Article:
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Parallel line-field spectral-domain OCT system: OCT is a noninvasive, high-resolution biomedical imaging modality which produces 2D cross-sectional images. Our first parallel OCT system (Barrick et al, 2016) provides images that span ~4 mm along the surface of tissue and ~ 0.5 mm deep into the tissue with an ultrahigh resolution of ~17 Ķm transversally and ~2 Ķm in depth. Put into a biological context, OCT is great for imaging layered soft tissue such as skin, fingernail beds, airways, and eyes. Having layered or otherwise inhomogeneous samples is key because OCT works by detecting a difference in the refractive index of the sample, so homogeneous samples typically donít produce images as interesting as those of layered samples.

Parallel OCT is very similar to traditional, flying-spot OCT with respect to theory and the mechanism by which we are able to record images. The main difference between parallel OCT and flying-spot OCT is that the imaging beam is focused into a line at the sample rather than a small spot which has to be mechanically scanned across the surface of the sample. Essentially it is a faster way to record OCT images. Speed is important in biomedical imaging because living, moving cells will exhibit motion artefacts if you canít scan faster than the cells are naturally moving.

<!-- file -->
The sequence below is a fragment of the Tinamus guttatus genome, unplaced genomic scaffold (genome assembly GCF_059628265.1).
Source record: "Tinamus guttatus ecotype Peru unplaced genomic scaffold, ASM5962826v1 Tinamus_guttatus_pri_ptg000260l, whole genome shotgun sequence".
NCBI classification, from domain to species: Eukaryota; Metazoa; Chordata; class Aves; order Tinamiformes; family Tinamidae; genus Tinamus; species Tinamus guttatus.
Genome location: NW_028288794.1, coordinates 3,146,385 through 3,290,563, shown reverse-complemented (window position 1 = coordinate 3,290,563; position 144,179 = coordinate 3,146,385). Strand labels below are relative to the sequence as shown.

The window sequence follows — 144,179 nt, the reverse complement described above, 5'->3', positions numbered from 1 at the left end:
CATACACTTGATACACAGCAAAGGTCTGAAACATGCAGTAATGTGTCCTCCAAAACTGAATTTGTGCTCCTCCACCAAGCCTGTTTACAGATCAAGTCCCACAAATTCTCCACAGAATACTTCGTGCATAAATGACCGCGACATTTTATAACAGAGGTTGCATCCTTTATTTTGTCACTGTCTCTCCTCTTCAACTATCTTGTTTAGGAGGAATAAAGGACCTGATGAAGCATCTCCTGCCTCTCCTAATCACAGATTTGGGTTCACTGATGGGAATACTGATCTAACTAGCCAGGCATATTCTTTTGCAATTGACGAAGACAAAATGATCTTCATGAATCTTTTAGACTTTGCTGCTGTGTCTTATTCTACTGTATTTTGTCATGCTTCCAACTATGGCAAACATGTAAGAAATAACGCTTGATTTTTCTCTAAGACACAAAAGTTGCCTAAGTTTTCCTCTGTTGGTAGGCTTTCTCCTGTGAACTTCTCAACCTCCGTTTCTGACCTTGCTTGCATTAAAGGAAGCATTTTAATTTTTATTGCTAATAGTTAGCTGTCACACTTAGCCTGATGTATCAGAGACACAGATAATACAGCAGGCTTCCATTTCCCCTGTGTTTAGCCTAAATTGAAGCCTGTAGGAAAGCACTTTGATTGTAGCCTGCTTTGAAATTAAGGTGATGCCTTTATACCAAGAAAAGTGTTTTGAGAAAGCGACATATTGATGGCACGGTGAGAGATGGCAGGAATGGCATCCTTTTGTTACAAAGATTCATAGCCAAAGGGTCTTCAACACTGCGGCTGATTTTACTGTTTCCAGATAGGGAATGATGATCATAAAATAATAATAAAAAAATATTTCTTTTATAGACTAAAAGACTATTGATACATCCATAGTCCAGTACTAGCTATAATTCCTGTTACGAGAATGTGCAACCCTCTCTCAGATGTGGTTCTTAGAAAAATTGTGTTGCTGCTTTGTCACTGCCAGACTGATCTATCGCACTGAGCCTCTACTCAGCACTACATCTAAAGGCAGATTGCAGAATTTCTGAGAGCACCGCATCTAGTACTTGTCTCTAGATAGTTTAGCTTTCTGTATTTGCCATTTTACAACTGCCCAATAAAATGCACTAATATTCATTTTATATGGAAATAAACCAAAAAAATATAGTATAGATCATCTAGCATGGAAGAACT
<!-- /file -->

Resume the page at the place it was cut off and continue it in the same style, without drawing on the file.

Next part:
Fig. 1. Illustration of the main difference between flying-spot OCT (circular spot scanned across tissue surface) and parallel OCT (light focused into a line on the surface of the sample).

Parallel OCT is relatively new in the OCT community, but it is of increasing interest. The Oldenburg lab has only recently branched over into parallel OCT, and we currently have a working prototype parallel OCT system. As shown in the photo below, the system is a free-space optical system composed of many optical elements (lenses, mirrors, beam splitter) and a spectrometer.

Fig. 2. Photograph of the Parallel OCT system.

Because the imaging beam is spread into a line rather than being focused into a small spot, parallel OCT requires a higher power source than traditional flying-spot systems in order to achieve similar sensitivities. We combine a high-power, supercontinuum light source from NKT Photonics with a free-space Michelson interferometer. We then use a cylindrical lens to focus the beam only in one transverse plane. This produces the line illumination unique to parallel OCT.

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